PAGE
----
I’ll start by saying that I plan on driving home and spending time and eating a big meal with my family on Thursday. Whether that’s mainly because of the convenience of us all having that time off, or because of our devout acknowledgement of the historical events is up for debate.
I guess when I think about the historical implications of a holiday like Thanksgiving I’m much more disturbed then I am thankful for it. The idea of the pilgrims and native people of this land sitting down together in peace and sharing a meal is a beautiful and wonderful thing, I just worry it ignores so much more of the history.
You see if my history book is correct (they must have torn out this section in my middle school), the atrocities of that time far out weigh any peaceful meal together. Massacares, forced removal, slavery, genocide, stolen land; this is the overwhelming story of the “settling” of this land. Stolen land. Stolen land.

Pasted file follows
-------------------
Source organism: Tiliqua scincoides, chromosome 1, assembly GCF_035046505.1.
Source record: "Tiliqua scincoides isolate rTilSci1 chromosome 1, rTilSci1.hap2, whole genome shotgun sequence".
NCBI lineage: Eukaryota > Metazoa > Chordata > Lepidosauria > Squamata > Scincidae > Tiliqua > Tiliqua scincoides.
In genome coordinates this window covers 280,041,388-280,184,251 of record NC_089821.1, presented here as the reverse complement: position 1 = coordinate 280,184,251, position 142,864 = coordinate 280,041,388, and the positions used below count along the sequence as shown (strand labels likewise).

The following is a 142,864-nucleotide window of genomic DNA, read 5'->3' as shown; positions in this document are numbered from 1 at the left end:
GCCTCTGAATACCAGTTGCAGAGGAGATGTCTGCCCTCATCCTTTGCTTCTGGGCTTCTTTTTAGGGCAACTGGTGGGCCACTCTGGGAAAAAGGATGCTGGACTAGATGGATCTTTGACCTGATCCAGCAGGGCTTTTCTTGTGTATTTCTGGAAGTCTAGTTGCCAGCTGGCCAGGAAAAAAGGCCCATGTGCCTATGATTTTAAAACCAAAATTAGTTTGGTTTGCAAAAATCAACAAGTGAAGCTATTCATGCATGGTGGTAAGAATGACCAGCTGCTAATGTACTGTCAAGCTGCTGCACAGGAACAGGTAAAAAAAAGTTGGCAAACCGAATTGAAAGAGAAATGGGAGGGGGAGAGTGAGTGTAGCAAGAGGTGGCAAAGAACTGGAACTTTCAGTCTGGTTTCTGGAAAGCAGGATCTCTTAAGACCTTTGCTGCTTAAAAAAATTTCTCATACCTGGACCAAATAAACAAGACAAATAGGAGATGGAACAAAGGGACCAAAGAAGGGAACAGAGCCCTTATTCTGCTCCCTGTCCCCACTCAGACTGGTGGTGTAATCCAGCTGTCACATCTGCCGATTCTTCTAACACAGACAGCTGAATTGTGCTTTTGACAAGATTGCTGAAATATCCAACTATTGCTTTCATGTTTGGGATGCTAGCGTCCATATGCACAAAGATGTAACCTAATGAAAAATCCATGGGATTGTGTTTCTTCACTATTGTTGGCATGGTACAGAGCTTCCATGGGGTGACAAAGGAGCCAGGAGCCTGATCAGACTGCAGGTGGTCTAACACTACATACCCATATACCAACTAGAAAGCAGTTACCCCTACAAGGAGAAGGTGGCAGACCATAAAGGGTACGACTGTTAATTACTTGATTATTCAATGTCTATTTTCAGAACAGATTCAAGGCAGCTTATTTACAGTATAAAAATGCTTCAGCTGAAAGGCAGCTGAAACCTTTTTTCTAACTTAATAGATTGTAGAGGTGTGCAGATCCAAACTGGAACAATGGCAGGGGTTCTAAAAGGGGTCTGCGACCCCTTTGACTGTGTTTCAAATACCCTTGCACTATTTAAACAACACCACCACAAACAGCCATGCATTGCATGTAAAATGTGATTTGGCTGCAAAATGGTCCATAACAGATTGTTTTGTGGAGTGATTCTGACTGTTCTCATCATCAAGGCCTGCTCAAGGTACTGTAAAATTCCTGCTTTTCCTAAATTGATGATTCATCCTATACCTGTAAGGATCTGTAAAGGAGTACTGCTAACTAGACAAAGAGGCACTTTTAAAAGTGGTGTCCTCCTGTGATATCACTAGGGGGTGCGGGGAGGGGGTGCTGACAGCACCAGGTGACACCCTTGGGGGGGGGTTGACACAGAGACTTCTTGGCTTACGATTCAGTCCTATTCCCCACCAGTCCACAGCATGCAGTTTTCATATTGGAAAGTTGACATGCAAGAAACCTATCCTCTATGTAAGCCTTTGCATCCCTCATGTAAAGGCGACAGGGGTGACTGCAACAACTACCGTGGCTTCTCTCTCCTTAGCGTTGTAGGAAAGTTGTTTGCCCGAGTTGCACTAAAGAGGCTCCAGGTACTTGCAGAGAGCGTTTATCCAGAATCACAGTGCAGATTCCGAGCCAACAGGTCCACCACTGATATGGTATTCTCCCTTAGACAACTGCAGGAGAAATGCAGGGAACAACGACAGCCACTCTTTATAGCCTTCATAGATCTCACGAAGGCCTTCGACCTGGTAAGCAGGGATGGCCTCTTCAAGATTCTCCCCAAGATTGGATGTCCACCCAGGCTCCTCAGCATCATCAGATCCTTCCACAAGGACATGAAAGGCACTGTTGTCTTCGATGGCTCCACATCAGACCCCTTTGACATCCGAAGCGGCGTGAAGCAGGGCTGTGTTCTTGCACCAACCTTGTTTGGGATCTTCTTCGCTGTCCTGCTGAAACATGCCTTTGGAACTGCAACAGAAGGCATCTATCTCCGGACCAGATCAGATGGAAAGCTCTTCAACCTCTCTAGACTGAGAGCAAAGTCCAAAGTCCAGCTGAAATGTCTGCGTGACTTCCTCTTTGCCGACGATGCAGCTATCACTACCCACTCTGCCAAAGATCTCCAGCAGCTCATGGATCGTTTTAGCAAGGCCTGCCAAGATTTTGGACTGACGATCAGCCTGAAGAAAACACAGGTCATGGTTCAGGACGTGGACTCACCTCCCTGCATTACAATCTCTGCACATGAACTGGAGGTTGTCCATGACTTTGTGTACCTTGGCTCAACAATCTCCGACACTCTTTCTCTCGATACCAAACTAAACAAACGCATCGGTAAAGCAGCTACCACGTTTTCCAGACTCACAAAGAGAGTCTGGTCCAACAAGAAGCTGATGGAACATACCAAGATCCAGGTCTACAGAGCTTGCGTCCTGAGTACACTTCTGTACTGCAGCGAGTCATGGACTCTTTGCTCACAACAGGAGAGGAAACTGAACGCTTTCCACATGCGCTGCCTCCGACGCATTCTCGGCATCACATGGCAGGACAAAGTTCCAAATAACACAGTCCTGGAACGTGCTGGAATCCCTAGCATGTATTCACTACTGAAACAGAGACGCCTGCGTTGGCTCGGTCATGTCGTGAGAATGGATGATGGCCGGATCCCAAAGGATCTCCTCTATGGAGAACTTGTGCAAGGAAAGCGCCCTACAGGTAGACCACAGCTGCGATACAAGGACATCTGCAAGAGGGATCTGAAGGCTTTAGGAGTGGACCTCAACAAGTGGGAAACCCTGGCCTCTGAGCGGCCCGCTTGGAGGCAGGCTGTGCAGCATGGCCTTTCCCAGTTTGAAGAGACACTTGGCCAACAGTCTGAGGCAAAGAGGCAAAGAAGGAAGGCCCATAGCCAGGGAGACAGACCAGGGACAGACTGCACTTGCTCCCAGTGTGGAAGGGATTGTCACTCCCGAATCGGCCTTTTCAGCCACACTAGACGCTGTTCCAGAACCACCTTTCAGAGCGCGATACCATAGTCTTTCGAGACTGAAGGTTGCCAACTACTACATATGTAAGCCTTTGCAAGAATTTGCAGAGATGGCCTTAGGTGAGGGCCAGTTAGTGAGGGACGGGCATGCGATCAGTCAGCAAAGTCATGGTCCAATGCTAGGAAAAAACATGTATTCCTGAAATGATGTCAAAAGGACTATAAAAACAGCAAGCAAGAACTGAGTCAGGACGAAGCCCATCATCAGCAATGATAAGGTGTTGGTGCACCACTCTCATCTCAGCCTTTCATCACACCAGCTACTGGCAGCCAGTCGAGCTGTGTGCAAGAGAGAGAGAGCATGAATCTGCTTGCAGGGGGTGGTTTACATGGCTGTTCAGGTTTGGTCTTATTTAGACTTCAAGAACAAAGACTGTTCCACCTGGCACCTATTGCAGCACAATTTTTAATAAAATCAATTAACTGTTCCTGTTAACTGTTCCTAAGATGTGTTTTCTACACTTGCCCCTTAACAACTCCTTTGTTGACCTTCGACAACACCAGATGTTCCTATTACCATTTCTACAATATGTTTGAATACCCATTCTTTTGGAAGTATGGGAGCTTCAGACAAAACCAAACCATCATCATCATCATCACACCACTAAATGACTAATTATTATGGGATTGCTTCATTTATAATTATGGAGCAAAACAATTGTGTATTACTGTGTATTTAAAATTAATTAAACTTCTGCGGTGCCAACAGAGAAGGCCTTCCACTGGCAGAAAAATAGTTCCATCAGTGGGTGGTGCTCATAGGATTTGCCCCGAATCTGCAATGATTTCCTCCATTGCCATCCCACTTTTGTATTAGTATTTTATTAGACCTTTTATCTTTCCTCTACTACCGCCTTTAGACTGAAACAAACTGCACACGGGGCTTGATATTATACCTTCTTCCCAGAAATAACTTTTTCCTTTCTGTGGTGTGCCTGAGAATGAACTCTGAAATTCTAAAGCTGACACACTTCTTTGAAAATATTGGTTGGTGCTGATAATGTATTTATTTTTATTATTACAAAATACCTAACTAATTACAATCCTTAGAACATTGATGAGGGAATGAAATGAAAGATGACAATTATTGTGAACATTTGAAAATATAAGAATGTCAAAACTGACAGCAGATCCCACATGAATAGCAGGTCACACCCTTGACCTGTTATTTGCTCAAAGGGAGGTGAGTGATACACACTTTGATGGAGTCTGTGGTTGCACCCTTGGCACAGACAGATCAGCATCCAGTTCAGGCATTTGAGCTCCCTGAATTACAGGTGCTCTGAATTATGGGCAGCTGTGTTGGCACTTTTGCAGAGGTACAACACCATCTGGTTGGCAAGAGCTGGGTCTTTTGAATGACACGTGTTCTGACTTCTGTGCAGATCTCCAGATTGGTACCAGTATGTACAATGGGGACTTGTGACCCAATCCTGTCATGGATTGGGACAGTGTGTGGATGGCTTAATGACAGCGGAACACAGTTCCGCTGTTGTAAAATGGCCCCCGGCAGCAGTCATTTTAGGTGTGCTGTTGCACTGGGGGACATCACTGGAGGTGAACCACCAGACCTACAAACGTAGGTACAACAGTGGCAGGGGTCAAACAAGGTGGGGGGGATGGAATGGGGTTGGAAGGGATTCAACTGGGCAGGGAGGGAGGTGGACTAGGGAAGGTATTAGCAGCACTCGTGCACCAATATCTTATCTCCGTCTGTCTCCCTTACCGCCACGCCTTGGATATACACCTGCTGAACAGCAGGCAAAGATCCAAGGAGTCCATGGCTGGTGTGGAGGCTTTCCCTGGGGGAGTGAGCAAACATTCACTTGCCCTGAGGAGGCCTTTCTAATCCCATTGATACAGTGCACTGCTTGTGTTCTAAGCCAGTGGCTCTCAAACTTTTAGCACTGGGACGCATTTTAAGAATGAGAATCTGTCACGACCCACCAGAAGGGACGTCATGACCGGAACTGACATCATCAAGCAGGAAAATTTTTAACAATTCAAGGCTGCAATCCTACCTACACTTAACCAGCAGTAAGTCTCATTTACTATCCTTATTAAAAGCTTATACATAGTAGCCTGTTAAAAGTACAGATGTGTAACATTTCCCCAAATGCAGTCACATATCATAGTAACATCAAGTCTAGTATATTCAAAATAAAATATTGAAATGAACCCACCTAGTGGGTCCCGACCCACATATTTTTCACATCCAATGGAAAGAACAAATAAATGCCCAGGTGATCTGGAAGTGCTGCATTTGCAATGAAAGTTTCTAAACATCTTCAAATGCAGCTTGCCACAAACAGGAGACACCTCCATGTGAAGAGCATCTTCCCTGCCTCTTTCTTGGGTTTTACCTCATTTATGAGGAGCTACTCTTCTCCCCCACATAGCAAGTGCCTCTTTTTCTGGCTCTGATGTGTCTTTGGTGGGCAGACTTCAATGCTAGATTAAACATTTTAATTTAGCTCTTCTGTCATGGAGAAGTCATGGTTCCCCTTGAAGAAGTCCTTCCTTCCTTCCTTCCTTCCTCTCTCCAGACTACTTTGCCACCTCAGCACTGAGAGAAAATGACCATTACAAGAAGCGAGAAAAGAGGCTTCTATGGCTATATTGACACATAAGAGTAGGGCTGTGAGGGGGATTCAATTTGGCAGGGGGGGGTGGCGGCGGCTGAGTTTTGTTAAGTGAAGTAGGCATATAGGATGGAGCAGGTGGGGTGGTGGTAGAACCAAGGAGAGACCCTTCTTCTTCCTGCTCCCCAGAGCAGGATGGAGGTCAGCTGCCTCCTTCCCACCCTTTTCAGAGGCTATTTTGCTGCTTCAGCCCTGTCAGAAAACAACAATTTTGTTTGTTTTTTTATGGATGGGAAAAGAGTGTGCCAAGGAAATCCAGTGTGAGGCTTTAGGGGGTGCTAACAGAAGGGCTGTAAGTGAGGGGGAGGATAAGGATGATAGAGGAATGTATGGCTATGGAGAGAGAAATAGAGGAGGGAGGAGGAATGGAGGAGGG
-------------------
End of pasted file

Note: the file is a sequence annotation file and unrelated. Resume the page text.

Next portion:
To this day we live on stolen land. Thanksgiving is a difficult holiday for me, because I think it’s celebration without regard for the terrible injustices, is one of the deep wounds of our society that has never healed. You live on stolen land.
I know for me sitting at my family’s table on Thursday, I won’t be able to solve the problem, or right the wrong of the land. I can however acknowledge, and I can be diligent in thinking of ways to return, to make amends, to right wrongs.
I received this email a while ago about a letter from the President of Iran to President Bush. It was interesting, but I didn’t think much of it except that it was just a forward someone had written themselves, not a factual letter from the real Iran President.
Well, it turns out the Washington Post believes it’s real, so I’m going with them on this one. It’s a long, but easy to read letter and I would strongly encourage you to do so.
Read the Complete letter here.
Below are some excerpts: